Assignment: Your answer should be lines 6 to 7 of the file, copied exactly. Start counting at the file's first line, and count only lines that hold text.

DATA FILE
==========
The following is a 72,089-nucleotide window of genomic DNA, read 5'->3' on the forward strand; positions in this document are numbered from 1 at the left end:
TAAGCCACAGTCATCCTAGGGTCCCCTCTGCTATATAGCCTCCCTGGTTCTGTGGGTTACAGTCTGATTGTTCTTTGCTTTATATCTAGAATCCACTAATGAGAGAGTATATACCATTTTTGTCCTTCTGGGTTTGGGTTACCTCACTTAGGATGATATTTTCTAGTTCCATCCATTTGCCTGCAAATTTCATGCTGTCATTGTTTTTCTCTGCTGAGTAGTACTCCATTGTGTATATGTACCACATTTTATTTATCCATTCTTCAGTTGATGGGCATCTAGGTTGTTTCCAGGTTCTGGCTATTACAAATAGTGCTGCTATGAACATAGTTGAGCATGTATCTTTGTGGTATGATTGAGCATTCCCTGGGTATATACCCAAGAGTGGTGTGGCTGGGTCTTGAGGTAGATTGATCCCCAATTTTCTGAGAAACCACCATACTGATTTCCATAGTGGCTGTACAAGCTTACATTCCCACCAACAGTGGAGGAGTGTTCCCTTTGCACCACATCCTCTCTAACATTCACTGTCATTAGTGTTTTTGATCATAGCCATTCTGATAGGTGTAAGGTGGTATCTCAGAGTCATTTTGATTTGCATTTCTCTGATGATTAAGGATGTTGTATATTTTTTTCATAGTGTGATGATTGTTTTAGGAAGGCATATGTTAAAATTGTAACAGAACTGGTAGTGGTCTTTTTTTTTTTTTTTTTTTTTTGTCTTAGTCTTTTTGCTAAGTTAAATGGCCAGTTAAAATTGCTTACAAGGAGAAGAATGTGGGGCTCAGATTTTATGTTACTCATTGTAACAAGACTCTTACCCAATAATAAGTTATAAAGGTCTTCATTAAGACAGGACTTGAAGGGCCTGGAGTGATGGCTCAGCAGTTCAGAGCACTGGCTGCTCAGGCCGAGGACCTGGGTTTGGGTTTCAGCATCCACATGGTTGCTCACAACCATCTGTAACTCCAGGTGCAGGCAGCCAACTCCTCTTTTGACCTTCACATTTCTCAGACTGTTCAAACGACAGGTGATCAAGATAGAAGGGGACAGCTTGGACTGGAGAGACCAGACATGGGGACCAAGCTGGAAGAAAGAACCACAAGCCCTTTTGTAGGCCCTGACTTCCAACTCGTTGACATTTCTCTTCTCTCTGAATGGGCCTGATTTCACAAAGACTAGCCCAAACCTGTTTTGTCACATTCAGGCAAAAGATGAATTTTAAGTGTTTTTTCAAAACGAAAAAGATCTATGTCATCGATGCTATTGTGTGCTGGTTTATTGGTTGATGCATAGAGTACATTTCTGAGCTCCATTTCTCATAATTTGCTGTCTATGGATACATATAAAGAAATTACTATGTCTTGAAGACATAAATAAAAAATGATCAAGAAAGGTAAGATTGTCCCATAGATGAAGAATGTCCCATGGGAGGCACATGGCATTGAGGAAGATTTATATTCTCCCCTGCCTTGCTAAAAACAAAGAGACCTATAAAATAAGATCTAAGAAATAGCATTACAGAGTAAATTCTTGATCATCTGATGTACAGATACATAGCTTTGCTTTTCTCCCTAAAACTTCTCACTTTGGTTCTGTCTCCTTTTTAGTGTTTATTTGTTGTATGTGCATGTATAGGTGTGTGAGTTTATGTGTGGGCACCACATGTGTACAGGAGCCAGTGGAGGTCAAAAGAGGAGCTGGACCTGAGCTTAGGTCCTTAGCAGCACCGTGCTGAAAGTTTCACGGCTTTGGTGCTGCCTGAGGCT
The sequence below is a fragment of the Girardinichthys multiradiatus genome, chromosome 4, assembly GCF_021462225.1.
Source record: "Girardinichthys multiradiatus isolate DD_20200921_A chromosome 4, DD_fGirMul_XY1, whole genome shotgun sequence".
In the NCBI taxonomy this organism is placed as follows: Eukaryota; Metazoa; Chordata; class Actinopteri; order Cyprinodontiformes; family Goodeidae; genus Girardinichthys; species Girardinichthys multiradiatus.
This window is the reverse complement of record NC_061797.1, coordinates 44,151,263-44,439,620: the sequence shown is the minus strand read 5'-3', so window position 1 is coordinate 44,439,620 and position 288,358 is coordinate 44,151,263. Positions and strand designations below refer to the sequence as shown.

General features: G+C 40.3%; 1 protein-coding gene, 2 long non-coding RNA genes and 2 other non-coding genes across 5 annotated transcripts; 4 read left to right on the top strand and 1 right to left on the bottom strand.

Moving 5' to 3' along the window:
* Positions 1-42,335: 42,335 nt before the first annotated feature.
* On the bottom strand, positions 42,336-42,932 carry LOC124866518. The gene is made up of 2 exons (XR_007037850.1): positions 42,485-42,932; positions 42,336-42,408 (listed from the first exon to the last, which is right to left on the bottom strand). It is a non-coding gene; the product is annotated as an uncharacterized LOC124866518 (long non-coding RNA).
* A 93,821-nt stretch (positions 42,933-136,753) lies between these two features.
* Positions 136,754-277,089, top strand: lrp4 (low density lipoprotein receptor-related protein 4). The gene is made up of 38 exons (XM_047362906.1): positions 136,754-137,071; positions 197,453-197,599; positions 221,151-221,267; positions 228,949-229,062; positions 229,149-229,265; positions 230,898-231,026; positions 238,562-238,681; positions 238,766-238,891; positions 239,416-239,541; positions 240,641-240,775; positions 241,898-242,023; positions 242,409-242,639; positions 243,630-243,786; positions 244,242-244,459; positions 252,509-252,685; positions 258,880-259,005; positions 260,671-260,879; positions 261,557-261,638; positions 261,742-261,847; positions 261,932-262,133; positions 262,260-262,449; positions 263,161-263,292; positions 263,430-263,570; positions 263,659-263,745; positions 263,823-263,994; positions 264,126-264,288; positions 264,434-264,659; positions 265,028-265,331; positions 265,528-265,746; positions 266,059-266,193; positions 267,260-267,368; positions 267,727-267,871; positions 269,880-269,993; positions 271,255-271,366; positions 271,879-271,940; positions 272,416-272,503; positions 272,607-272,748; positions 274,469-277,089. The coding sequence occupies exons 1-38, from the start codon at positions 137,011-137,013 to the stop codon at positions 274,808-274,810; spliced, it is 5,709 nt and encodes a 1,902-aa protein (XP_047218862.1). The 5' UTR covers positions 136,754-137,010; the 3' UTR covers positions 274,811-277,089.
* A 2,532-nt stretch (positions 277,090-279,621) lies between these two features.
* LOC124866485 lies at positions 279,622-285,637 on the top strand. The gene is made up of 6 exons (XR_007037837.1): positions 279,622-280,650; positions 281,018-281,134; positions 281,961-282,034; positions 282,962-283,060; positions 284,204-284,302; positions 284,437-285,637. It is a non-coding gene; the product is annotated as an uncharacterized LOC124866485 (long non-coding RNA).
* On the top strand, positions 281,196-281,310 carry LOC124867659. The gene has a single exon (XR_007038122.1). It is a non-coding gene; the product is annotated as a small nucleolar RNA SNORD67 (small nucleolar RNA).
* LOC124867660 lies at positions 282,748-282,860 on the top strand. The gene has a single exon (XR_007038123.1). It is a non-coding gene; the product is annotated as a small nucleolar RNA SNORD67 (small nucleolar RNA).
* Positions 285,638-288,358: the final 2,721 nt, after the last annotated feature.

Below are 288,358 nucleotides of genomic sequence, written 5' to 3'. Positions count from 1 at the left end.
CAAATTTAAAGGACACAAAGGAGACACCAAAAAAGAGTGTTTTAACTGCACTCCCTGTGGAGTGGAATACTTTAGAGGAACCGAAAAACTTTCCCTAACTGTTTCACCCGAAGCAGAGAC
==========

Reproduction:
This window is the reverse complement of record NC_061797.1, coordinates 44,151,263-44,439,620: the sequence shown is the minus strand read 5'-3', so window position 1 is coordinate 44,439,620 and position 288,358 is coordinate 44,151,263. Positions and strand designations below refer to the sequence as shown.

General features: G+C 40.3%; 1 protein-coding gene, 2 long non-coding RNA genes and 2 other non-coding genes across 5 annotated transcripts; 4 read left to right on the top strand and 1 right to left on the bottom strand.